Matthew Eames is founder and CEO of Eames Consulting, an award-winning recruitment and search firm which connects talent at the mid to senior level within the financial and professionals services sectors. It currently has four offices around the world and more than 100 employees. It identifies and delivers talent (ranging from insurance companies and investment banks to global consulting and advisory firms) from auditors to wealth managers, across specific market segments.
I met Eames on a glorious July afternoon and he was in a buoyant mood telling me, "2014 was our best year as a business, we turned over £25m and had 90 employees. The first half of 2015 has seen our NFI increase by 30% on prior year and we are likely to easily exceed £30m in turnover".
I have been fortunate to spend time with Eames in recent months and one is struck by his focus and the clarity of vision for the business. The business has come a long way from a three-man startup in 2002. And all this, after he was seeking to enter the world of recruitment, despite his being rejected by a recruiter for "not being a tenacious enough"; the irony is profound!
But we are running ahead of ourselves. Anthony Robbins, the world-renowned performance coach and advisor to Presidents and celebrities, once said, "It is in our moments of decision that our destiny is shaped".
Arguably Eames's adult life has been marked by three critical (and courageous) decisions that have lead him to where he is today.
The first was a university: "I attended the University of the West of England and studied a financial services degree. Unfortunately, I failed a particular paper twice and was faced with the prospect of having to start again. I had however by then, had two stints of summer work at Lloyd's of London and was keen to start a career, so I decided to leave academic life". His tenacity had already been demonstrated as during university he would travel back to his parental home in Surrey and spend weekends washing cars and mowing lawns (which he had been doing from his early teens) to earn additional income. "I wasn't afraid of hard work," as he puts it.
"From the start I wanted our offering to be defined by specific niches and delivered by consultants who were experts within them."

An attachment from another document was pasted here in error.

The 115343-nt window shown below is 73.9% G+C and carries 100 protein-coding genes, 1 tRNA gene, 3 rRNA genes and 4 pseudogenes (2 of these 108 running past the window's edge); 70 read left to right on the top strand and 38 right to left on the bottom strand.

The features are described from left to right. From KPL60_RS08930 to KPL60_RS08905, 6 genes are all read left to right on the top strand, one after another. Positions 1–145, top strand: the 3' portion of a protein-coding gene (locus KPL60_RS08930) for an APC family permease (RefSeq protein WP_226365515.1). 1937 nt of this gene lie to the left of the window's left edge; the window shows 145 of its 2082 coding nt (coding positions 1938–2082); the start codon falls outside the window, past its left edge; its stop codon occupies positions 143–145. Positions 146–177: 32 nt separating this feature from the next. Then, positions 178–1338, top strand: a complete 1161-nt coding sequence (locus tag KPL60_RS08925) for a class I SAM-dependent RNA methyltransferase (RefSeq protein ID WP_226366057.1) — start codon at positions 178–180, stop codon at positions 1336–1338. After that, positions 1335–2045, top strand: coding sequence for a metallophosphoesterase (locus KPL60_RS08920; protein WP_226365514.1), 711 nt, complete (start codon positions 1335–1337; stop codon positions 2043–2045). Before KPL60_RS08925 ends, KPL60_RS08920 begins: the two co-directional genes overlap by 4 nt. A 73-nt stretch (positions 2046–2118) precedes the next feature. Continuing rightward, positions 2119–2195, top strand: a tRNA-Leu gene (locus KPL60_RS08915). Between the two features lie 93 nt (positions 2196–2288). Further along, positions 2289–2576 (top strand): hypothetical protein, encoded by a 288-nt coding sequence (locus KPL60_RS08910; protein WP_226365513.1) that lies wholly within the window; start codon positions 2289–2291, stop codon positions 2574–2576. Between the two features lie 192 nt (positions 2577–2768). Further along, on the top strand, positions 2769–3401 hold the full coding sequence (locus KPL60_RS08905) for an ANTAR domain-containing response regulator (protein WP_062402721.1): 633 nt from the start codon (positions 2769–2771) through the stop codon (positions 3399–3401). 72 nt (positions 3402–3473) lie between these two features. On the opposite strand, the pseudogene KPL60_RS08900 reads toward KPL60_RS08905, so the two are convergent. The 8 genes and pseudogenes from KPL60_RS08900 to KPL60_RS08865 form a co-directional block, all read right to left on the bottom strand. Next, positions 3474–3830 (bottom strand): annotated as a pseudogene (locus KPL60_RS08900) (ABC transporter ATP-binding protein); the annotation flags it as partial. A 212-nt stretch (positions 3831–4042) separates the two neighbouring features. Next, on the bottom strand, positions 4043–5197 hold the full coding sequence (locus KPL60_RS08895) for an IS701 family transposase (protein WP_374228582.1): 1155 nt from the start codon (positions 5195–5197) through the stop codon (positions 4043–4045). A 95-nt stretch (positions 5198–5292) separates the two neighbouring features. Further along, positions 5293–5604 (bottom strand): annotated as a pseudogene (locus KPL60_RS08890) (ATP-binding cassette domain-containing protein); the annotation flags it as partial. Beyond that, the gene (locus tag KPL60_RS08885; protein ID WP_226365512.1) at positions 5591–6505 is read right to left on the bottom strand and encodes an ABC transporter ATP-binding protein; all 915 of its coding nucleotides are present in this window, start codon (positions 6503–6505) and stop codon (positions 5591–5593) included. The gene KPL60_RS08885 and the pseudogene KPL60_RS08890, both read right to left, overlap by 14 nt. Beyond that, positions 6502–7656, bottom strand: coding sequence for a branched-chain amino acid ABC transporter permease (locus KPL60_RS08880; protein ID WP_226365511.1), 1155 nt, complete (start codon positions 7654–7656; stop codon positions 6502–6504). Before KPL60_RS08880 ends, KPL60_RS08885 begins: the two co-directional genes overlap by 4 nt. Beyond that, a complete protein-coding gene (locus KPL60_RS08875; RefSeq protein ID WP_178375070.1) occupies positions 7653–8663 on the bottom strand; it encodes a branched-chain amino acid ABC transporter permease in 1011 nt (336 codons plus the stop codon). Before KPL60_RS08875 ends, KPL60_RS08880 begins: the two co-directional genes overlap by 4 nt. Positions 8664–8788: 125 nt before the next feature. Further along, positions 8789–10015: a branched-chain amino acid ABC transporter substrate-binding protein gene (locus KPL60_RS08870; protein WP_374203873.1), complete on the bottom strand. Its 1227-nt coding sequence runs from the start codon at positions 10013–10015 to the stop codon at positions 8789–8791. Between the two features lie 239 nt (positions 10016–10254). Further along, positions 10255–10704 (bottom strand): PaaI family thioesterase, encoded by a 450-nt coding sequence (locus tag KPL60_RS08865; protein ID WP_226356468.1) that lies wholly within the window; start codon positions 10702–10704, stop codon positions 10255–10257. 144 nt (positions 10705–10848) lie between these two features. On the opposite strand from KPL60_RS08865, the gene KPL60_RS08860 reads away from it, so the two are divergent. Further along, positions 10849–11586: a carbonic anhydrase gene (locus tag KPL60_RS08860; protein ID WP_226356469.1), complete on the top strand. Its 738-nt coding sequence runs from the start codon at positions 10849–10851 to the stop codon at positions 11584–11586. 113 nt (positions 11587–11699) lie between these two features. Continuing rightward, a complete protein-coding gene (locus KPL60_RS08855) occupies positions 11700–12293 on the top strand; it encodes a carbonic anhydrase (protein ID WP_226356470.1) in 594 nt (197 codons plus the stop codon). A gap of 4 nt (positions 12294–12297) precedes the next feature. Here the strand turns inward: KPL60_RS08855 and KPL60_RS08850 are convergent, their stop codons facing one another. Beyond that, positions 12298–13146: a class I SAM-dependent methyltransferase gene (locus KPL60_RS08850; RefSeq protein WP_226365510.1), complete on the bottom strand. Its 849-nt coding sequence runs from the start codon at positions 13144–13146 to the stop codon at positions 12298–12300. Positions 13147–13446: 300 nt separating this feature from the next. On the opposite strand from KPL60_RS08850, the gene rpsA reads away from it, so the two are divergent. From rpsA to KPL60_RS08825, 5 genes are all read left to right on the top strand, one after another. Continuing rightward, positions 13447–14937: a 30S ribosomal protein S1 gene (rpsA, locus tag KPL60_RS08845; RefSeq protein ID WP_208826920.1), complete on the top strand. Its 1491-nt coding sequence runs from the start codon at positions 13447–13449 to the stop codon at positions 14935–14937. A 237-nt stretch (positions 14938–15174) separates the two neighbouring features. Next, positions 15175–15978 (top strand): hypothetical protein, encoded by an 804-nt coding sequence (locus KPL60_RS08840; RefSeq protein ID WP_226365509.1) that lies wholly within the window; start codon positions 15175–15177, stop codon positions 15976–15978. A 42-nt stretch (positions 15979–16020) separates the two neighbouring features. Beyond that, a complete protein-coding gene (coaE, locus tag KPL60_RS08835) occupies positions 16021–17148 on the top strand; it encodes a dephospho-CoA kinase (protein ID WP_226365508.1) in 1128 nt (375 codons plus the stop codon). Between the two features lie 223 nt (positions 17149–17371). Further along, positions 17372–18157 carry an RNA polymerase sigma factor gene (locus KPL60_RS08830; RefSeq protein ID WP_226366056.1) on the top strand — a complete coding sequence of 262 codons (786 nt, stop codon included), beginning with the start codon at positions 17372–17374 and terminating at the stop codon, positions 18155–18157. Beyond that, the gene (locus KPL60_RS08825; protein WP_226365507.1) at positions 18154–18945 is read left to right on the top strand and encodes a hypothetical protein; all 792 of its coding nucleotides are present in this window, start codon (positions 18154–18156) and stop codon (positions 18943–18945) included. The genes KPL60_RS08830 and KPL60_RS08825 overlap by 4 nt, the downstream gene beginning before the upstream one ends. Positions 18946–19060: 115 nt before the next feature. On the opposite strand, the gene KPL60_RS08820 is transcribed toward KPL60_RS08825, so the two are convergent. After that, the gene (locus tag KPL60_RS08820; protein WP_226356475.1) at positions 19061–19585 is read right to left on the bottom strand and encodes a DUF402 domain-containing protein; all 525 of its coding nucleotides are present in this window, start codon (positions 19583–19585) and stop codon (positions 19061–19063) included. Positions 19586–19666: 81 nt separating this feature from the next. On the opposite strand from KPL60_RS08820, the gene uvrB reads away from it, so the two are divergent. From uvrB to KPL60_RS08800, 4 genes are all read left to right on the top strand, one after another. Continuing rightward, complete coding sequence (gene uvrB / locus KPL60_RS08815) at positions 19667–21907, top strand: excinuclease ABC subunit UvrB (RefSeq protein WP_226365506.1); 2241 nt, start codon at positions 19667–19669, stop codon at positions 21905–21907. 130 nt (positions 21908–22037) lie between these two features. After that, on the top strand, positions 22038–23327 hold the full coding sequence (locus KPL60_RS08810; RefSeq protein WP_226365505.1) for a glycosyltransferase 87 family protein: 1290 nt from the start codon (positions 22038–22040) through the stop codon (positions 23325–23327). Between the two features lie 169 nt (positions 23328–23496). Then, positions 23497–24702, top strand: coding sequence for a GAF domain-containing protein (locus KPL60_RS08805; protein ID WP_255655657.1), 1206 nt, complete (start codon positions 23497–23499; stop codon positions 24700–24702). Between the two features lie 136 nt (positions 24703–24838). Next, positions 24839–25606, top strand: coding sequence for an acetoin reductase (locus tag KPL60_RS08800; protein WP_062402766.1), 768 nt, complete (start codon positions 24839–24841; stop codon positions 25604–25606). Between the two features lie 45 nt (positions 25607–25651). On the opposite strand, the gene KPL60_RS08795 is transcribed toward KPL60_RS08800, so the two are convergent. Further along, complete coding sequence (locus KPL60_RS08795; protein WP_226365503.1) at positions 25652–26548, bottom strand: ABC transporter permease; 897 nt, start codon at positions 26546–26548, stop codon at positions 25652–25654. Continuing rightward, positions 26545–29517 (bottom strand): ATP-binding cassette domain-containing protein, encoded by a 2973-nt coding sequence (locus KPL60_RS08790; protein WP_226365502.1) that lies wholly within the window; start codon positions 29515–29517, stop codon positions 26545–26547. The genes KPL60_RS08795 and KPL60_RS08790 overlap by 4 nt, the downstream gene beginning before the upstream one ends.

In addition to the hunger for hard work's rewards, he had already developed a keen insight into the importance of networking: "At the time, my girlfriend's father was a senior underwriter within the insurance market and I sent him my CV and asked him to circulate it. He called me the same day and offered me a job. I started the next day!" This was 1993 and he began on the princely sum of £9,250 a year.
Over the next five years Eames gained exposure to different segments of the insurance market. It was then that he made the second momentous decision of his professional life: "In 1998 I had elevated my earnings to £18,000 and received a bonus of £500 in 1998 after five hard years of work. I looked ahead and whilst the very long-term rewards to sticking to what I was doing were good, they were very long term! I was frustrated to say the least".
A close friend was working in the recruitment sector and advised Eames that he would be ideal for its fast-paced environment. "I stepped back and evaluated my strengths, which included building networks and working hard and frankly I'd had enough of being underpaid. I joined PSD and was promised that I would earn rewards commensurate with my effort. I was sold."
He handed back his £500 bonus and focused on establishing PSD's technology and change management offering within the Lloyd's market and, within two years, was its global top biller. His earnings in his third year were ten times his previous salary as an underwriter...fortunate favours the bold!